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Creating A Register of Shame For White-Collar Malefactors

Why should the corporate miscreants who did untold harm to millions upon millions of their fellow citizens, remain largely anonymous, shielded from public scorn?
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The AIG bonus babies have received some negative attention lately, but by and large the perpetrators of our current economic crisis have escaped the kind of public humiliation suffered by misbehaving celebrities in other fields. Corrupt politicians are subject to media derision. Sports figures who take steroids, movie stars who drive drunk, and rock stars who shoot up are not spared public humiliation. Why should the corporate miscreants who did untold harm to millions upon millions of their fellow citizens, remain largely anonymous, shielded from public scorn?

Honest, hard-working laborers are being asked by their incompetent executives to renegotiate their labor contracts, while the contracts of the money-obsessed men who caused the crisis are said to be inviolate. Are the only valid contracts those held by individuals sick with greed?

Because of the shortsighted stupidity of these executives, millions of Americans will be unable to maintain the modest lifestyles to which they've become accustomed. Yet one AIG bonus baby exemplified the extraordinary narcissism of his ilk by complaining that losing his undeserved bonus would make it difficult to meet the high cost of private schools in Manhattan!

Most of those who work in the financial sector are, after all, parasitical. They may have MBAs and wear Armani suits instead of black shirts and green eyeshades, but they're merely gamblers, nonetheless. And unlike honest gamblers, they play with other people's money. They keep their winnings, and get bonuses when they lose.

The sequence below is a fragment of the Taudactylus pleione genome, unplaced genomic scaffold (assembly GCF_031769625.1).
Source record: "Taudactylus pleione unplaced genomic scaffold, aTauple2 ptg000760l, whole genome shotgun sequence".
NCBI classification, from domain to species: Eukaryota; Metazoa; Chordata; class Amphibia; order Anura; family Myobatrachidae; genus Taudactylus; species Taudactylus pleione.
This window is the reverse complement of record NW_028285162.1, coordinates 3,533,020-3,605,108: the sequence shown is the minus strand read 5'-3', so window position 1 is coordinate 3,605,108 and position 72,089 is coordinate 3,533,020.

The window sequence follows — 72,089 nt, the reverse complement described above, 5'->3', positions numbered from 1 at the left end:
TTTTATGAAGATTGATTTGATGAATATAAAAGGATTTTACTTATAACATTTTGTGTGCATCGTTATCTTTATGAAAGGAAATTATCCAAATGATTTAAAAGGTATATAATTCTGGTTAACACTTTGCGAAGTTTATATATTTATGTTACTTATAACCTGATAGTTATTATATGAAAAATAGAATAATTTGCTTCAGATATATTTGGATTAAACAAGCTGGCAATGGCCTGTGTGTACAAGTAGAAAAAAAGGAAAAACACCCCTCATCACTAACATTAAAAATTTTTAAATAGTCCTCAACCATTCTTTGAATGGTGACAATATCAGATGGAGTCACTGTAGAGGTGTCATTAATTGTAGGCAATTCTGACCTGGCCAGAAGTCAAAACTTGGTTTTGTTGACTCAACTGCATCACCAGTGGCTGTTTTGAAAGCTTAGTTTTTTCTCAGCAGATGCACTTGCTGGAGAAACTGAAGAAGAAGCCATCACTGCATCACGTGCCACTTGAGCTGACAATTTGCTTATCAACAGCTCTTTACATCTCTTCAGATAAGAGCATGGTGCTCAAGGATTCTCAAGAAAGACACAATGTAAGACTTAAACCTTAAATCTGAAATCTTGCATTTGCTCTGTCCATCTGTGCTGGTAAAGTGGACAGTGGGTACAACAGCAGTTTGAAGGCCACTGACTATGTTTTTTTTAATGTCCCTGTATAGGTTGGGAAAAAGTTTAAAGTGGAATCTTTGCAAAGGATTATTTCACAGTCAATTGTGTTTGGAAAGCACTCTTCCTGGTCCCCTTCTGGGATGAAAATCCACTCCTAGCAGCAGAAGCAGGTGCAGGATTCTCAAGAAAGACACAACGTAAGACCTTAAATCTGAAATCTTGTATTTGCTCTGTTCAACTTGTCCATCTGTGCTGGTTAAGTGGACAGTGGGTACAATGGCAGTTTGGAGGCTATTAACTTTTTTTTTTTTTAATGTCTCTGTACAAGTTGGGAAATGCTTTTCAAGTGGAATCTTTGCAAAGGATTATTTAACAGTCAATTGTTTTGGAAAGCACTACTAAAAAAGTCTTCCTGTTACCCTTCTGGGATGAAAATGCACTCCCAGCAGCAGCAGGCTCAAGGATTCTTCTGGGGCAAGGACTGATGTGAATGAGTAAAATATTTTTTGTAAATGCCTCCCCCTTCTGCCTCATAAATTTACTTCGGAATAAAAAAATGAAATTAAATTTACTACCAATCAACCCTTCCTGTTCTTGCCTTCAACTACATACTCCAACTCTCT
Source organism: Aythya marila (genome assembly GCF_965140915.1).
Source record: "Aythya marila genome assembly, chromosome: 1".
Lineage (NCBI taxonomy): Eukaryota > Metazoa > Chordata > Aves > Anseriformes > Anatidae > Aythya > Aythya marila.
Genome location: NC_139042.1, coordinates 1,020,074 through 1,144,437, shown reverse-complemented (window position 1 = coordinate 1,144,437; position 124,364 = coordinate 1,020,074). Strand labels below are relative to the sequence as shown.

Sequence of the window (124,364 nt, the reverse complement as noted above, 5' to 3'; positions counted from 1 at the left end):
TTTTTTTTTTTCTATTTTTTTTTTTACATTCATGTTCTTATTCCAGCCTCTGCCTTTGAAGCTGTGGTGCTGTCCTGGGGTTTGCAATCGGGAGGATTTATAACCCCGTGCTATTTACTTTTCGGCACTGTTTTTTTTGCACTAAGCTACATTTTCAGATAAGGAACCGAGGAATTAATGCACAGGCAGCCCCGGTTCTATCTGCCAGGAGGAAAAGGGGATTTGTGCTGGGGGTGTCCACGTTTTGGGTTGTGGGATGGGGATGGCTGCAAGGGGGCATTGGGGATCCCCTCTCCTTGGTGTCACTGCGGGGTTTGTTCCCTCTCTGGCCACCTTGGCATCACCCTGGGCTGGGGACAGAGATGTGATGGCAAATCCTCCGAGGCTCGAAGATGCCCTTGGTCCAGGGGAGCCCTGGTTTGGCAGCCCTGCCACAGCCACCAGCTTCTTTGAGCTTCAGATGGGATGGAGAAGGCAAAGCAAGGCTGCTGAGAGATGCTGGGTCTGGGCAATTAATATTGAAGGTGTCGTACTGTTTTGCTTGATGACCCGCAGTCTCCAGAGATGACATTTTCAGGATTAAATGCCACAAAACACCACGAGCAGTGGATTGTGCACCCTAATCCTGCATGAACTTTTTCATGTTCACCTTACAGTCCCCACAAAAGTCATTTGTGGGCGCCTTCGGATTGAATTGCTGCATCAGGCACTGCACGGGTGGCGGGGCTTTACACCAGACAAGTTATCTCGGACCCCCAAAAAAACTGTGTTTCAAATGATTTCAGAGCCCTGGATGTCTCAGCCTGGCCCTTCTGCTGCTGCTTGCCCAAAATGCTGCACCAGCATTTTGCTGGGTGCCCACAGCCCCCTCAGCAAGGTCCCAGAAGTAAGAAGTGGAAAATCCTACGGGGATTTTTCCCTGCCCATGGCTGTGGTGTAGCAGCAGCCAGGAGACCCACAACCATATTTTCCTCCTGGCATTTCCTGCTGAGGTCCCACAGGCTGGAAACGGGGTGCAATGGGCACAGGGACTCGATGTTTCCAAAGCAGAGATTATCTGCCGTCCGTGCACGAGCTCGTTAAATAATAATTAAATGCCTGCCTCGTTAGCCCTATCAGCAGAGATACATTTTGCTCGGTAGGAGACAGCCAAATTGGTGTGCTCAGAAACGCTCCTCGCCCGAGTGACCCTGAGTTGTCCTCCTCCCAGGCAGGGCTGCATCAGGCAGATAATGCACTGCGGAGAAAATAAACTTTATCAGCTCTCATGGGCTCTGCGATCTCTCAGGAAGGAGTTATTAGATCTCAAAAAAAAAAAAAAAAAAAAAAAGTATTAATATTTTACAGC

In a true democracy these high rollers would be unable to hide behind their façade of respectability. They would be exposed. In colonial times they would have been put in the stocks for everyone to jeer at.

We need to create the modern equivalent. Let the Internet spread lists of the malefactors. Let every bank executive, hedge fund manager, credit default swap manipulator, AIG executive--every overpaid parasite responsible for plunging our nation into misery--be named, with pictures of each, and space for all to express their feelings about these virtuosi of avarice. Let artists create works exposing their flim-flams along with their names. Let musicians write satirical songs about them. Let writers pen comic poems about them. Let there be a wall of shame built with their names inscribed.

Even if our government is impotent against their financial power, we are not. If we can't make them pay financially for their misdeeds, we can make them pay with their reputations. These are folks whose greed has made them incapable of feeling shame or even a minimal sense of human decency. Public humiliation might have a therapeutic effect--might awaken their dormant humanity.

(In his inauguration speech, President Obama talked of a new way of doing things. To understand the cultural paradigm shift that engendered this change--the change that both the neo-cons and the Taliban have resisted so fiercely, see my latest book, THE CHRYSALIS EFFECT: THE METAMORPHOSIS OF GLOBAL CULTURE).

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